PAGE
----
For Immediate Release: January 20, 2016
TOKYO – Ric O’Barry, recipient of the prestigious Bambi Award and star of the Oscar winning documentary “The Cove” was detained by Japanese immigration officials at Tokyo’s Narita International Airport on Monday. After arriving into Tokyo at approximately 4:45 p.m., O’Barry was repeatedly interrogated, and placed in a deportees’ facility, similar to a jail, where he has been held for over 32 hours.
According to his lawyer, Takashi Takano, O’Barry was told he couldn’t enter Japan on a tourist visa as his tourist status was not “fully proven.” Officials also accused him of making “The Cove” movie, as well as being related to Sea Shepherd, an anti-poaching organization. O’Barry has denied both accusations.
Takano has filed a formal objection, with the decision to allow O’Barry into the country or deport him to be made by the Japanese government. Authorities have refused to provide Takano with information to support their decision, and O’Barry’s refutal has not been accepted. While he is detained for questioning every time he visits Japan, nothing of this magnitude has ever happened before.
Upon learning of O’Barry’s predicament, Congressman Ted Lieu’s office contacted the State Department, which confirmed O’Barry’s detention.
The Japanese government is cracking down on those who oppose their war on dolphins,” O’Barry said, through his son, Lincoln O’Barry. “I feel I am being used as a figurehead representing all Western activists.”
Continues Lincoln O’Barry:
This is a desperate attempt by the Japanese Government to hide the atrocities in Taiji. They have run out of excuses on why the slaughter and sale of mercury contaminated dolphin meat continues. Dolphin hunting in Taiji began in the 1950’s and is hardly cultural or traditional. The dolphins that aren’t slaughtered are sold to dolphin abusement parks around the world.”
The 76-year old Founder/Director of Dolphin Project and former trainer for the TV series “Flipper” was arrested last August for allegedly not carrying a passport. After spending a night in jail, all charges against him were dropped when police discovered the passport in the car O’Barry was driving.
Dolphin Project Cove Monitors are on the ground in Taiji throughout the killing season, documenting and disseminating information. The team has always operated within the Japanese legal system.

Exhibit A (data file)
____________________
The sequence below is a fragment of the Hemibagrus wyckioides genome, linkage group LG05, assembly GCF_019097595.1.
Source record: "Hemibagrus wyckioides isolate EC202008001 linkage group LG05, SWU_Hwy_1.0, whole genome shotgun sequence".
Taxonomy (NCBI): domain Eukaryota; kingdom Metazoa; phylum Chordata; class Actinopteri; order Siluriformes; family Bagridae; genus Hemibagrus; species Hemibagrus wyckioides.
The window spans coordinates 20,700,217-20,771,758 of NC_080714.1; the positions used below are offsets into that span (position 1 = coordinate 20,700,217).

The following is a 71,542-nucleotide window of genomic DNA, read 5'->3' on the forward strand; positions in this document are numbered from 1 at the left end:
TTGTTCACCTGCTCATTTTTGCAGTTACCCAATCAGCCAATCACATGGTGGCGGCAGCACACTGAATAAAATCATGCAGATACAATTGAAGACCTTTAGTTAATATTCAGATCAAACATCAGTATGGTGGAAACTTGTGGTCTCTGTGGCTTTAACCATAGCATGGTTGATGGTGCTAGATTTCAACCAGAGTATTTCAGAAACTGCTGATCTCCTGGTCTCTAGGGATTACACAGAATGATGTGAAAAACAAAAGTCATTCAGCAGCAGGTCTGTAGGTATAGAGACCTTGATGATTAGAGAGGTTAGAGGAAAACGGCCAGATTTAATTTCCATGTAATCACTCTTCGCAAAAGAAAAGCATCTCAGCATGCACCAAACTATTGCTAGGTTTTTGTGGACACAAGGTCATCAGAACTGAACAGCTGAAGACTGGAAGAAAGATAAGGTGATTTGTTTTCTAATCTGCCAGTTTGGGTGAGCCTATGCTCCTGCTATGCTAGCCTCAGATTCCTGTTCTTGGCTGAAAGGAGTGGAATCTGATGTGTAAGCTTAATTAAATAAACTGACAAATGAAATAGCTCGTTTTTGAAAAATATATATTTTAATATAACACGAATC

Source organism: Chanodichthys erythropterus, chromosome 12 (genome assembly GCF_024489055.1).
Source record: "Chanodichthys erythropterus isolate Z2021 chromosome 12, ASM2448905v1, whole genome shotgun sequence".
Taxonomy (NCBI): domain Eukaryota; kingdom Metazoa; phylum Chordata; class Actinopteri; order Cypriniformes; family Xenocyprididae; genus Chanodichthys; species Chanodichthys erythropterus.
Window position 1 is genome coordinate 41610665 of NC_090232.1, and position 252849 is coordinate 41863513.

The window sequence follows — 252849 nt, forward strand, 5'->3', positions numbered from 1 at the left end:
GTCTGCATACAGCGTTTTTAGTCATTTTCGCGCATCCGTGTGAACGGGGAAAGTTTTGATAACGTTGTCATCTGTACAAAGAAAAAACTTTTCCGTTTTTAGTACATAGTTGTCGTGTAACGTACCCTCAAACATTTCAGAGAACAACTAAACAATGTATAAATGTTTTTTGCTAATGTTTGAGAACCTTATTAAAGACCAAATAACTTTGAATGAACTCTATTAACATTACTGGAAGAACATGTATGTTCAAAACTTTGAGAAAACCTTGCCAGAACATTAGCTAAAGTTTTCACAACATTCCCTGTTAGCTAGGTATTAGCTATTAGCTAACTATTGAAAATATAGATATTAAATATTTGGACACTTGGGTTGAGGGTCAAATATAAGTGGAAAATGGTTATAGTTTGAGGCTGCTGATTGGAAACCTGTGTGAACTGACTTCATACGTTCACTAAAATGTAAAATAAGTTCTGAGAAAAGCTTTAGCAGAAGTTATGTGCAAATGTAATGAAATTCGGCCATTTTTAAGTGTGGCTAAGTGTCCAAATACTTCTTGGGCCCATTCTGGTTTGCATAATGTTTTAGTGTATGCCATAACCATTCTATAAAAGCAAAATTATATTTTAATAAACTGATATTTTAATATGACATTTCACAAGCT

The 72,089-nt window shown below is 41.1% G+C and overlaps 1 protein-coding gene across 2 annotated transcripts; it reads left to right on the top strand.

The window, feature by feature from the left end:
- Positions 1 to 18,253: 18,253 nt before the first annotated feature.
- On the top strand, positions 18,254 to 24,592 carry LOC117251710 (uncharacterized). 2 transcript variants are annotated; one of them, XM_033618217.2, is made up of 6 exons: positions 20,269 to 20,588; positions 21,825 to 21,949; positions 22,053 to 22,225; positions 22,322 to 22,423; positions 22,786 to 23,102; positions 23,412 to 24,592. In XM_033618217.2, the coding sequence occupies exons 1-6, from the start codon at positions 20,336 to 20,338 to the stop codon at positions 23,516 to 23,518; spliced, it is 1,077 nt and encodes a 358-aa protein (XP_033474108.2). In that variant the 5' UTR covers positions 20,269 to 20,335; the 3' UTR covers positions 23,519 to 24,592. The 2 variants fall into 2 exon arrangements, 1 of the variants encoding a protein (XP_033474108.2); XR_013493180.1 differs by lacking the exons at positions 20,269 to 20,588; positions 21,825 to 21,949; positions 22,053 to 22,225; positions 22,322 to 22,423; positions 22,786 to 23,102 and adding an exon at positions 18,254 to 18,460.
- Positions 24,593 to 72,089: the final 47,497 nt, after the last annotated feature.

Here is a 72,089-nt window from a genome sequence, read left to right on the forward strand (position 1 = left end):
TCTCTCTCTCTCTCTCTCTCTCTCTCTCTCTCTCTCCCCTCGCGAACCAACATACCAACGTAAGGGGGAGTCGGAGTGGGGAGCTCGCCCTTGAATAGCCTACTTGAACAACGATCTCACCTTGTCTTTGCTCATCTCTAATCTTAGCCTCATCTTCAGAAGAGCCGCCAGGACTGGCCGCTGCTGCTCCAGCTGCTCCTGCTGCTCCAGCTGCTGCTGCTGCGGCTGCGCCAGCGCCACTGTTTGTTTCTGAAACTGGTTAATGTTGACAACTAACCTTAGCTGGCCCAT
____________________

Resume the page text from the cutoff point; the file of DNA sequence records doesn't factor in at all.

A number of high-profile celebrities, including U.S. Ambassador to Japan Caroline Kennedy, Harry Styles, Maisie Williams, Yoko Ono, Ben Stiller, former Guns N’ Roses drummer Matt Sorum and Sting support O’Barry in his work.
Ric O’Barry’s Dolphin Project and our legal team are going to challenge the deportation as well as the dolphin hunt. Please consider donating to help us in this fight. We cannot let Japan hide what happens in Taiji. The world is watching. The hashtag #IStandWithRicOBarry is starting to trend.
Please help with our legal defense fund:
About Ric O’Barry’s Dolphin Project: Ric O’Barry’s Dolphin Project is a non-profit charitable organization, dedicated to the welfare and protection of dolphins worldwide. Founded by Richard (Ric) O’Barry on Earth Day, April 22, 1970, the organization aims to educate the public about captivity and, where feasible, free captive dolphins. The mission of the Dolphin Project is to end dolphin exploitation and slaughter, as dolphins are routinely captured, harassed, slaughtered and sold into captivity around the world – all in the name of profit. Dolphin Project works not only to halt these slaughters but also to rehabilitate captive dolphins, investigate and advocate for economic alternatives to dolphin slaughter exploitation and to put a permanent end to dolphin captivity. This work has been chronicled in films such as, ‘A Fall From Freedom,’ the Oscar-winning documentary ‘The Cove,’ and in the Animal Planet mini-series, ‘Blood Dolphin$.